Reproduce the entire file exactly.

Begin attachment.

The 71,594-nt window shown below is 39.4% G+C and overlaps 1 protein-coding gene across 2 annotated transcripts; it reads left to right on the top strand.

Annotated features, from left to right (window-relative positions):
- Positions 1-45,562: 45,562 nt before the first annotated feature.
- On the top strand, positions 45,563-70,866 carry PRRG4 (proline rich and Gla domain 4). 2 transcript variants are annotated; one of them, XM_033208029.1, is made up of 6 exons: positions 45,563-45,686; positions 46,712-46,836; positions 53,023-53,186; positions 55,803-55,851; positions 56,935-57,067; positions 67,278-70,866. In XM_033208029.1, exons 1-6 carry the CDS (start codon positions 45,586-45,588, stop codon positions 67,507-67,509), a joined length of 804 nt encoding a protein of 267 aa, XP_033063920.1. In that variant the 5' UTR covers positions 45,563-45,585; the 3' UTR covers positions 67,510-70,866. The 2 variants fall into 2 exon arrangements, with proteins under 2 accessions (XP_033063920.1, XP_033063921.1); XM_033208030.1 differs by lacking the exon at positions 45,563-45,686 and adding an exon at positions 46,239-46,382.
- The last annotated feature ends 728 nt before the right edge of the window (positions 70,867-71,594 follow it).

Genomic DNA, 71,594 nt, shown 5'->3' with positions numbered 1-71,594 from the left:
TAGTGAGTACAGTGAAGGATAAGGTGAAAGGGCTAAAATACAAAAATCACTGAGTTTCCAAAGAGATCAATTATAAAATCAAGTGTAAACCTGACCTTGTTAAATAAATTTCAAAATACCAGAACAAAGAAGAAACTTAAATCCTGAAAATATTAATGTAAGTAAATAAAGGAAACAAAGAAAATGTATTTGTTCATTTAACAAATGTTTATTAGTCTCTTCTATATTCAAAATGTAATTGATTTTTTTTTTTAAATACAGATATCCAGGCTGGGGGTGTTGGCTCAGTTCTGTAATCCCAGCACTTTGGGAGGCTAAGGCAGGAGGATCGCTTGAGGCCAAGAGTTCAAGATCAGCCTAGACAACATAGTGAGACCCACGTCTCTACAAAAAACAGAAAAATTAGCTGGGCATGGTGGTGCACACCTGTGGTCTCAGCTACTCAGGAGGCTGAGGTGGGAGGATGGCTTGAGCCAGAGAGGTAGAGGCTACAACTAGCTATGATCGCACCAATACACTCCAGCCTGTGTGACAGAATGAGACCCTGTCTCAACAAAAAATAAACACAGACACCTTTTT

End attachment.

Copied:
The 71,594-nt window shown below is 39.4% G+C and overlaps 1 protein-coding gene across 2 annotated transcripts; it reads left to right on the top strand.

Annotated features, from left to right (window-relative positions):
- Positions 1-45,562: 45,562 nt before the first annotated feature.
- On the top strand, positions 45,563-70,866 carry PRRG4 (proline rich and Gla domain 4). 2 transcript variants are annotated; one of them, XM_033208029.1, is made up of 6 exons: positions 45,563-45,686; positions 46,712-46,836; positions 53,023-53,186; positions 55,803-55,851; positions 56,935-57,067; positions 67,278-70,866. In XM_033208029.1, exons 1-6 carry the CDS (start codon positions 45,586-45,588, stop codon positions 67,507-67,509), a joined length of 804 nt encoding a protein of 267 aa, XP_033063920.1. In that variant the 5' UTR covers positions 45,563-45,585; the 3' UTR covers positions 67,510-70,866. The 2 variants fall into 2 exon arrangements, with proteins under 2 accessions (XP_033063920.1, XP_033063921.1); XM_033208030.1 differs by lacking the exon at positions 45,563-45,686 and adding an exon at positions 46,239-46,382.
- The last annotated feature ends 728 nt before the right edge of the window (positions 70,867-71,594 follow it).

Genomic DNA, 71,594 nt, shown 5'->3' with positions numbered 1-71,594 from the left:
TAGTGAGTACAGTGAAGGATAAGGTGAAAGGGCTAAAATACAAAAATCACTGAGTTTCCAAAGAGATCAATTATAAAATCAAGTGTAAACCTGACCTTGTTAAATAAATTTCAAAATACCAGAACAAAGAAGAAACTTAAATCCTGAAAATATTAATGTAAGTAAATAAAGGAAACAAAGAAAATGTATTTGTTCATTTAACAAATGTTTATTAGTCTCTTCTATATTCAAAATGTAATTGATTTTTTTTTTTAAATACAGATATCCAGGCTGGGGGTGTTGGCTCAGTTCTGTAATCCCAGCACTTTGGGAGGCTAAGGCAGGAGGATCGCTTGAGGCCAAGAGTTCAAGATCAGCCTAGACAACATAGTGAGACCCACGTCTCTACAAAAAACAGAAAAATTAGCTGGGCATGGTGGTGCACACCTGTGGTCTCAGCTACTCAGGAGGCTGAGGTGGGAGGATGGCTTGAGCCAGAGAGGTAGAGGCTACAACTAGCTATGATCGCACCAATACACTCCAGCCTGTGTGACAGAATGAGACCCTGTCTCAACAAAAAATAAACACAGACACCTTTTT